Consider this the antidote to Donald Trump’s campaign-trail quip about slowing COVID-19 testing due to the optics of the results. Trump complained that media outlets reported the rise in cases out of context of the vastly increased rate of testing, and made it look like reopening commerce in states had created a second wave. While the core of that complaint was true — media outlets didn’t exactly emphasize the fact that increased testing had generated more positives — it also turned out to be somewhat irrelevant.

In fact, Florida just hit a record high again yesterday, with nearly nine thousand new cases, as Allahpundit noted. Cases have spiked upward in the Sunshine State for two weeks now, and Republican Sen. Rick Scott and Gov. Ron DeSantis acknowledge that it’s not just an artifact of expanded testing. Texas has begun locking down again, at least incrementally, and other states are doing the same. The problem isn’t that we’re doing too much testing — and now it looks like we need to find ways to test faster and more efficiently.

NIAID chief Dr. Anthony Fauci unveiled a new Trump administration strategy designed to deliver both — “pool” testing:

Anthony Fauci, director of the National Institute of Allergy and Infectious Diseases, told me in an interview last night that health officials are having “intense discussions” about what’s known as “pool testing.” The idea is that by testing samples from many people all together, officials could test more people with fewer resources. And those who are infected could be more quickly found and isolated.

Pool testing would allow officials to cast a much broader net to find cases faster. It would represent a dramatic shift from how coronavirus testing is currently being carried out in the United States – but one that may be sorely needed as virus hot spots worsen and new ones appear. …

The approach works this way: Samples from, say, 20 people are combined into a single pool. One coronavirus test is used on the entire pool. If the test comes back negative, researchers know they can move on to another pool of samples. If it comes back positive, only then would each individual be tested.

“What you need to do is find the penetration of infected people in your society,” Fauci said. “And the only way you know that is by casting a broad net.”

If that seems counterintuitive — why not just test everyone? — it’s because of the numbers of uninfected. Individual tests are inefficient for checking the spread of a pandemic in its early stages especially. Labs are getting tied up with unnecessary work that might have to be repeated later as people eventually get exposed to COVID-19.

Scientific American explained last month why this approach makes more sense now, and may have made even more sense then when tests were still in low supply:

Now dozens of researchers in the U.S., Israel and Germany are pursuing a strategy to dramatically increase diagnostic capacity: group tests. By pooling samples from many people into a few groups and evaluating pools rather than individuals, the scientists think they can use fewer tests on more people. This approach could lead to the faster detection of individuals who are unwitting carriers of the disease and an ability to quickly clear others who have not been infected. The strategy has been used in the past to successfully detect cases of HIV, chlamydia, malaria and influenza, and was originally conceived during World War II to test thousands of military personnel for syphilis. …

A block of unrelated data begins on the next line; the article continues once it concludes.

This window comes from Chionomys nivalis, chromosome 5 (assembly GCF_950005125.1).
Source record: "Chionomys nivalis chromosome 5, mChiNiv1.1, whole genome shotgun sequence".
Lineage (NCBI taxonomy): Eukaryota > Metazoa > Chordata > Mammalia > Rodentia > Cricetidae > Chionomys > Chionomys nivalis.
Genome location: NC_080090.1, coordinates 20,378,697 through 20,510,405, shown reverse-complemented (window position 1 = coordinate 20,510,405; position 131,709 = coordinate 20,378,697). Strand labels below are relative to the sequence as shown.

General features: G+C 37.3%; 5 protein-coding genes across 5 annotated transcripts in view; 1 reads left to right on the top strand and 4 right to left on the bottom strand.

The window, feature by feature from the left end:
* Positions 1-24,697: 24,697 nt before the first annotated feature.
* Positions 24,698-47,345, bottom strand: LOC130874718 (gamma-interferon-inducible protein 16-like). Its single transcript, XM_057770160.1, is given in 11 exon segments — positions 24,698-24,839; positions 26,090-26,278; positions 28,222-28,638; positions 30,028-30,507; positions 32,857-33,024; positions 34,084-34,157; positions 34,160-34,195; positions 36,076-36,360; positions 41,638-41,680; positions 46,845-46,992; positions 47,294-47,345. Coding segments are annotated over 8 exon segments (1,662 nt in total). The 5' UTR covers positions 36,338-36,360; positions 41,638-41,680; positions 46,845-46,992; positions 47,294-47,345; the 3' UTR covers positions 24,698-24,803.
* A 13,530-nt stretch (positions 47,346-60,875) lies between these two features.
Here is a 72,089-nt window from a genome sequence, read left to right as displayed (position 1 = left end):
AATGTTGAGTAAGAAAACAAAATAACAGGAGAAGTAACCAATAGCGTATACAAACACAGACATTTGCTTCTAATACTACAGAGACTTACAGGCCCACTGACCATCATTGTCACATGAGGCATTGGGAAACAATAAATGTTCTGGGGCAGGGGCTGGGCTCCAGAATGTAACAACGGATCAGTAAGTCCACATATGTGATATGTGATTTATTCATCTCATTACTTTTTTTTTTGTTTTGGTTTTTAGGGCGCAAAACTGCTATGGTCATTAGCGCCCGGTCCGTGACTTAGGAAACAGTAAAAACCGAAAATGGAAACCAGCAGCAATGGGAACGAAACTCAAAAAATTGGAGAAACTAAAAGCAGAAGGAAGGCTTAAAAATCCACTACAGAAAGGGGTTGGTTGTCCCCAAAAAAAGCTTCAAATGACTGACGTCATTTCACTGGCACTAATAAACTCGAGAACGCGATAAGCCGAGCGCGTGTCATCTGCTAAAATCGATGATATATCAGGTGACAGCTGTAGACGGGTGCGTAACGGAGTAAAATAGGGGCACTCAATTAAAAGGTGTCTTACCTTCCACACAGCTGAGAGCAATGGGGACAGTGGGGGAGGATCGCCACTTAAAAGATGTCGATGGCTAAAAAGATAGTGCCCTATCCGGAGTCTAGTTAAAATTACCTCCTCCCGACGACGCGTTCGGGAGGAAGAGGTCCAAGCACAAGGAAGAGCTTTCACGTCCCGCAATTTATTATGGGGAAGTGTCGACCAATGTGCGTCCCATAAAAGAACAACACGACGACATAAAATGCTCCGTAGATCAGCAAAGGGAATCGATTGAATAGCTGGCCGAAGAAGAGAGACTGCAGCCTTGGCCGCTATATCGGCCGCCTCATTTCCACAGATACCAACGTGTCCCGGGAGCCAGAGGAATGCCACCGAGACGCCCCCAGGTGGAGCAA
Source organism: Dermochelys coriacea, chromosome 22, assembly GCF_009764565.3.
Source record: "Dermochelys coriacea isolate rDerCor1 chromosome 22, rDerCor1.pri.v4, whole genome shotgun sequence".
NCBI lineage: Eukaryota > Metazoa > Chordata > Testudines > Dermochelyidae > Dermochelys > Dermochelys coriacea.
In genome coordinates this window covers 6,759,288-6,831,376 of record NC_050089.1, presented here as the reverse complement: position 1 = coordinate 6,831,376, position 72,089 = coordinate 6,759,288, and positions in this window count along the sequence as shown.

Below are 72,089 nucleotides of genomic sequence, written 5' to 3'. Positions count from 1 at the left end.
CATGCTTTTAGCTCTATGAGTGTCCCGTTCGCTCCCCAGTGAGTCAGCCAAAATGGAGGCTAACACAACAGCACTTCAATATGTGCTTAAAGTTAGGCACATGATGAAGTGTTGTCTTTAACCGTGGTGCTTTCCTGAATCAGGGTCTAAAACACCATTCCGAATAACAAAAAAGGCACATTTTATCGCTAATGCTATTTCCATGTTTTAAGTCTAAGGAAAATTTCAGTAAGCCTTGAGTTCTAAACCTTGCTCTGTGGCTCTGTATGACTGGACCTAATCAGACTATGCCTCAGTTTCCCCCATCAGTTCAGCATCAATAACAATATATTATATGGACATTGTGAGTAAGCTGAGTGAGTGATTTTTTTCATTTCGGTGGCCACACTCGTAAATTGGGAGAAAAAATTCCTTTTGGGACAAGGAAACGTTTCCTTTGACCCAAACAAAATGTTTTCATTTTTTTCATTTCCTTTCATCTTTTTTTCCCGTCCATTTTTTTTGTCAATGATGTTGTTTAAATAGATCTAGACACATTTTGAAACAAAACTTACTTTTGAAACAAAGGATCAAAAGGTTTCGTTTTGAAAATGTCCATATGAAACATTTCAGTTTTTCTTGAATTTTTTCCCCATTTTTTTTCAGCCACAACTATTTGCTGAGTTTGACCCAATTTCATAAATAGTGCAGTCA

Group testing is a numbers game. Let’s say you are examining 100 people, and one of them is positive. Normally you would do 100 diagnostic tests, searching for genetic material from the virus in each individual. But with group testing, you can divide those 100 people into five groups of 20. That gives you five pools with 20 samples, and you use one test per pool. If the first four sample pools test negative, you have eliminated 80 people with four tests. If the last pool tests positive, you retest each sample in that last pool individually to identify the one with the disease. In the end, you did 25 tests instead of 100.

That means four times more capacity in the end, at least in the earlier stages of an epidemic or pandemic. It won’t work later, however, because a greater community prevalence means more duplication:

The biggest limitation of the batch approach, however it is done, has less to do with the test itself and more with the nature of the disease. Group testing works well as long as the prevalence of a pathogen remains low. But if there are too many positive cases in the tested specimens, most of the pools will come up positive and will have to be followed up with individual tests anyway. Hertz’s combinatorial approach works best when the prevalence of the disease in a community is no higher than 5 percent, with around 1 percent being ideal. More straightforward approaches, such as those employed by Iwen and CIesek, work when the prevalence is below 10 percent. In fact, the FDA’s message to Iwen stated that he could test pools as long as the positive test rate was below that percentage.

It would work best now for the White House for another reason. They want to maintain the momentum of reopening the economy, but the spikes are potentially jeopardizing that. The best way to contain the spread outside of another general shutdown would be to initiate aggressive contact tracing and quarantining on individual bases, as well as pushing for stronger participation in mask-wearing. This pool-testing approach allows for much more rapid and efficient assignment of contact tracers in order to contain outbreaks before they expand rapidly across a population.

The goal here is rapid containment, which necessarily means more aggressive testing. If this works, the numbers of individual tests might actually flatten out, but we’ll get a much better picture of the population status in cities and regions.